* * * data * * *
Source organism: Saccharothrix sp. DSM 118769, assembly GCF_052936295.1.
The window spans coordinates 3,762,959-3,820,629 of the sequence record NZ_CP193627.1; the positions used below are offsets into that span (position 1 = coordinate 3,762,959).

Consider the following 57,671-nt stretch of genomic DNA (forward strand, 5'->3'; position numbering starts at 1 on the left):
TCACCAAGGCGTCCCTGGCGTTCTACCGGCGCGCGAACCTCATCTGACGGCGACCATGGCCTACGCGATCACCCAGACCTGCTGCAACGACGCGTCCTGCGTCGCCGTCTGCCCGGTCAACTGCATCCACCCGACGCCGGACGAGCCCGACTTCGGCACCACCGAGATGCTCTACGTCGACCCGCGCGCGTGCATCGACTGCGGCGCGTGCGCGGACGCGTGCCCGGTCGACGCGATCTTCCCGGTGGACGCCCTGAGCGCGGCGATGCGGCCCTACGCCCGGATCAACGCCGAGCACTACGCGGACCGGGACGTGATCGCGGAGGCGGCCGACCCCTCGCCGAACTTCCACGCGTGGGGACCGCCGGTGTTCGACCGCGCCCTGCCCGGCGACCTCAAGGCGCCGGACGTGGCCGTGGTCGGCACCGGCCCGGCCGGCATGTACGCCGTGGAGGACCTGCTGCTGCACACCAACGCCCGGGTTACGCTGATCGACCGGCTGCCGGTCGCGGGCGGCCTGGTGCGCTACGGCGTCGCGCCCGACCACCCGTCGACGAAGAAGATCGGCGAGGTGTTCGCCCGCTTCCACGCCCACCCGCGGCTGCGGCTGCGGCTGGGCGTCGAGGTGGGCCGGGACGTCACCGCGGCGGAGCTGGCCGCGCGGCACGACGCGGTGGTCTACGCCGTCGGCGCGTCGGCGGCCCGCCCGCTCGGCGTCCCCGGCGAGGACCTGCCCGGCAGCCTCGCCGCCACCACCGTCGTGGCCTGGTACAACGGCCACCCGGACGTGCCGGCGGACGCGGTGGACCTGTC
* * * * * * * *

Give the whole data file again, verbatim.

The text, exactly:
Source organism: Saccharothrix sp. DSM 118769, assembly GCF_052936295.1.
The window spans coordinates 3,762,959-3,820,629 of the sequence record NZ_CP193627.1; the positions used below are offsets into that span (position 1 = coordinate 3,762,959).

Consider the following 57,671-nt stretch of genomic DNA (forward strand, 5'->3'; position numbering starts at 1 on the left):
TCACCAAGGCGTCCCTGGCGTTCTACCGGCGCGCGAACCTCATCTGACGGCGACCATGGCCTACGCGATCACCCAGACCTGCTGCAACGACGCGTCCTGCGTCGCCGTCTGCCCGGTCAACTGCATCCACCCGACGCCGGACGAGCCCGACTTCGGCACCACCGAGATGCTCTACGTCGACCCGCGCGCGTGCATCGACTGCGGCGCGTGCGCGGACGCGTGCCCGGTCGACGCGATCTTCCCGGTGGACGCCCTGAGCGCGGCGATGCGGCCCTACGCCCGGATCAACGCCGAGCACTACGCGGACCGGGACGTGATCGCGGAGGCGGCCGACCCCTCGCCGAACTTCCACGCGTGGGGACCGCCGGTGTTCGACCGCGCCCTGCCCGGCGACCTCAAGGCGCCGGACGTGGCCGTGGTCGGCACCGGCCCGGCCGGCATGTACGCCGTGGAGGACCTGCTGCTGCACACCAACGCCCGGGTTACGCTGATCGACCGGCTGCCGGTCGCGGGCGGCCTGGTGCGCTACGGCGTCGCGCCCGACCACCCGTCGACGAAGAAGATCGGCGAGGTGTTCGCCCGCTTCCACGCCCACCCGCGGCTGCGGCTGCGGCTGGGCGTCGAGGTGGGCCGGGACGTCACCGCGGCGGAGCTGGCCGCGCGGCACGACGCGGTGGTCTACGCCGTCGGCGCGTCGGCGGCCCGCCCGCTCGGCGTCCCCGGCGAGGACCTGCCCGGCAGCCTCGCCGCCACCACCGTCGTGGCCTGGTACAACGGCCACCCGGACGTGCCGGCGGACGCGGTGGACCTGTC